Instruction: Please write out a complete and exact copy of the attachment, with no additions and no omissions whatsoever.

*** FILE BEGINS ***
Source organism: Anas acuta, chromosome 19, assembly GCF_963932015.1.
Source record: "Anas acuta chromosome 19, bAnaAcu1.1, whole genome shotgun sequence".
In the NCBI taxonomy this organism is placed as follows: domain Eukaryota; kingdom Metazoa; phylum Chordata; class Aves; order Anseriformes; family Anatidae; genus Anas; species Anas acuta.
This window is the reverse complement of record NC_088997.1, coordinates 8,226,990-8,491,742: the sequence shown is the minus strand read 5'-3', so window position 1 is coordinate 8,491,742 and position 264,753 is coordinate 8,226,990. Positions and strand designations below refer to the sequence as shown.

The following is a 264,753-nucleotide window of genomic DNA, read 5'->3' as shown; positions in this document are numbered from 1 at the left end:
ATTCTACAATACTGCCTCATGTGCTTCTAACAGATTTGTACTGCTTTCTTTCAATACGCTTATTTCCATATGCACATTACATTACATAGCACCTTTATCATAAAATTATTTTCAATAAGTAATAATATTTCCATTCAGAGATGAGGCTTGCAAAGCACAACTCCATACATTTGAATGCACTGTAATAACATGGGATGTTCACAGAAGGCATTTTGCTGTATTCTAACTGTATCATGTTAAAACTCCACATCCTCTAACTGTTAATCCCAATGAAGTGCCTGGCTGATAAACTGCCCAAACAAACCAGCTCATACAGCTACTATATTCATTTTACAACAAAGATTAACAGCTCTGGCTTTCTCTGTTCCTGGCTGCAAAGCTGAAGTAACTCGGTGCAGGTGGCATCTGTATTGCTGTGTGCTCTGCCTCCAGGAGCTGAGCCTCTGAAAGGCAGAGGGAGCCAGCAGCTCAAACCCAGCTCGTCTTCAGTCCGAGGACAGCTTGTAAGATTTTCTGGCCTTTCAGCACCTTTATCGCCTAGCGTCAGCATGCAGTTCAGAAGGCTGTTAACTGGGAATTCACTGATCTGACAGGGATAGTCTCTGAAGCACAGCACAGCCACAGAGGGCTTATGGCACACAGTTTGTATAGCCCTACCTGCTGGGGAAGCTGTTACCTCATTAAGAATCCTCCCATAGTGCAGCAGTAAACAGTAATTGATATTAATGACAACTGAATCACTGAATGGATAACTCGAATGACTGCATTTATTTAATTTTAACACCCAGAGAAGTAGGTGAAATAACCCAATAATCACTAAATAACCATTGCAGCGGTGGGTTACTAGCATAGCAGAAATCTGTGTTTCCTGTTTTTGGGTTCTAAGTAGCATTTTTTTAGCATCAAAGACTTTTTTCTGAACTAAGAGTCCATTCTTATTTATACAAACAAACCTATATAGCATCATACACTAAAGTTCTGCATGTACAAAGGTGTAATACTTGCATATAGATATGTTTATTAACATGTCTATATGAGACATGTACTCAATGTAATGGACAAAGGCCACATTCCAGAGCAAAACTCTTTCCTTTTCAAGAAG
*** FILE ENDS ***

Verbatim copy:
Source organism: Anas acuta, chromosome 19, assembly GCF_963932015.1.
Source record: "Anas acuta chromosome 19, bAnaAcu1.1, whole genome shotgun sequence".
In the NCBI taxonomy this organism is placed as follows: domain Eukaryota; kingdom Metazoa; phylum Chordata; class Aves; order Anseriformes; family Anatidae; genus Anas; species Anas acuta.
This window is the reverse complement of record NC_088997.1, coordinates 8,226,990-8,491,742: the sequence shown is the minus strand read 5'-3', so window position 1 is coordinate 8,491,742 and position 264,753 is coordinate 8,226,990. Positions and strand designations below refer to the sequence as shown.

The following is a 264,753-nucleotide window of genomic DNA, read 5'->3' as shown; positions in this document are numbered from 1 at the left end:
ATTCTACAATACTGCCTCATGTGCTTCTAACAGATTTGTACTGCTTTCTTTCAATACGCTTATTTCCATATGCACATTACATTACATAGCACCTTTATCATAAAATTATTTTCAATAAGTAATAATATTTCCATTCAGAGATGAGGCTTGCAAAGCACAACTCCATACATTTGAATGCACTGTAATAACATGGGATGTTCACAGAAGGCATTTTGCTGTATTCTAACTGTATCATGTTAAAACTCCACATCCTCTAACTGTTAATCCCAATGAAGTGCCTGGCTGATAAACTGCCCAAACAAACCAGCTCATACAGCTACTATATTCATTTTACAACAAAGATTAACAGCTCTGGCTTTCTCTGTTCCTGGCTGCAAAGCTGAAGTAACTCGGTGCAGGTGGCATCTGTATTGCTGTGTGCTCTGCCTCCAGGAGCTGAGCCTCTGAAAGGCAGAGGGAGCCAGCAGCTCAAACCCAGCTCGTCTTCAGTCCGAGGACAGCTTGTAAGATTTTCTGGCCTTTCAGCACCTTTATCGCCTAGCGTCAGCATGCAGTTCAGAAGGCTGTTAACTGGGAATTCACTGATCTGACAGGGATAGTCTCTGAAGCACAGCACAGCCACAGAGGGCTTATGGCACACAGTTTGTATAGCCCTACCTGCTGGGGAAGCTGTTACCTCATTAAGAATCCTCCCATAGTGCAGCAGTAAACAGTAATTGATATTAATGACAACTGAATCACTGAATGGATAACTCGAATGACTGCATTTATTTAATTTTAACACCCAGAGAAGTAGGTGAAATAACCCAATAATCACTAAATAACCATTGCAGCGGTGGGTTACTAGCATAGCAGAAATCTGTGTTTCCTGTTTTTGGGTTCTAAGTAGCATTTTTTTAGCATCAAAGACTTTTTTCTGAACTAAGAGTCCATTCTTATTTATACAAACAAACCTATATAGCATCATACACTAAAGTTCTGCATGTACAAAGGTGTAATACTTGCATATAGATATGTTTATTAACATGTCTATATGAGACATGTACTCAATGTAATGGACAAAGGCCACATTCCAGAGCAAAACTCTTTCCTTTTCAAGAAG